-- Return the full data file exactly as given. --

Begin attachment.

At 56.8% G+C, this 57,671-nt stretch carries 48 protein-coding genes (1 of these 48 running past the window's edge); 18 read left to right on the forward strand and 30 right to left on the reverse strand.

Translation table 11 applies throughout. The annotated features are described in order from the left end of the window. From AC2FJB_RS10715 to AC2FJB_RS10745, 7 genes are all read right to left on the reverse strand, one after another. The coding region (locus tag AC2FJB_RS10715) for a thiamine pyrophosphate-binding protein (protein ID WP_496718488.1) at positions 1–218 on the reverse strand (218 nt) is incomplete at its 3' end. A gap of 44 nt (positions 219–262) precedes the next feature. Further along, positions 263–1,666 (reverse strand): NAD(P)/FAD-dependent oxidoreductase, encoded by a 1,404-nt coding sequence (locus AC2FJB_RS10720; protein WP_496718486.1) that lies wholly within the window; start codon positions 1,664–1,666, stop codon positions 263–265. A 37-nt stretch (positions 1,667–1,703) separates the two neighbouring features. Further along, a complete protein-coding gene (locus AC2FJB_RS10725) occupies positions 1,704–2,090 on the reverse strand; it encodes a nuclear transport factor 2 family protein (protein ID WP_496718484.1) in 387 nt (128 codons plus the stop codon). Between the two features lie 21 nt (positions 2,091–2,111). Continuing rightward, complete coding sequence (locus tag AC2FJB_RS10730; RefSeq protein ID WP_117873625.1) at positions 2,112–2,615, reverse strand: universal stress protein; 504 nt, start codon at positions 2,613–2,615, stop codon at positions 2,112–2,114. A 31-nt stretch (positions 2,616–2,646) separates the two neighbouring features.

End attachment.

At 56.8% G+C, this 57,671-nt stretch carries 48 protein-coding genes (1 of these 48 running past the window's edge); 18 read left to right on the forward strand and 30 right to left on the reverse strand.

Translation table 11 applies throughout. The annotated features are described in order from the left end of the window. From AC2FJB_RS10715 to AC2FJB_RS10745, 7 genes are all read right to left on the reverse strand, one after another. The coding region (locus tag AC2FJB_RS10715) for a thiamine pyrophosphate-binding protein (protein ID WP_496718488.1) at positions 1–218 on the reverse strand (218 nt) is incomplete at its 3' end. A gap of 44 nt (positions 219–262) precedes the next feature. Further along, positions 263–1,666 (reverse strand): NAD(P)/FAD-dependent oxidoreductase, encoded by a 1,404-nt coding sequence (locus AC2FJB_RS10720; protein WP_496718486.1) that lies wholly within the window; start codon positions 1,664–1,666, stop codon positions 263–265. A 37-nt stretch (positions 1,667–1,703) separates the two neighbouring features. Further along, a complete protein-coding gene (locus AC2FJB_RS10725) occupies positions 1,704–2,090 on the reverse strand; it encodes a nuclear transport factor 2 family protein (protein ID WP_496718484.1) in 387 nt (128 codons plus the stop codon). Between the two features lie 21 nt (positions 2,091–2,111). Continuing rightward, complete coding sequence (locus tag AC2FJB_RS10730; RefSeq protein ID WP_117873625.1) at positions 2,112–2,615, reverse strand: universal stress protein; 504 nt, start codon at positions 2,613–2,615, stop codon at positions 2,112–2,114. A 31-nt stretch (positions 2,616–2,646) separates the two neighbouring features.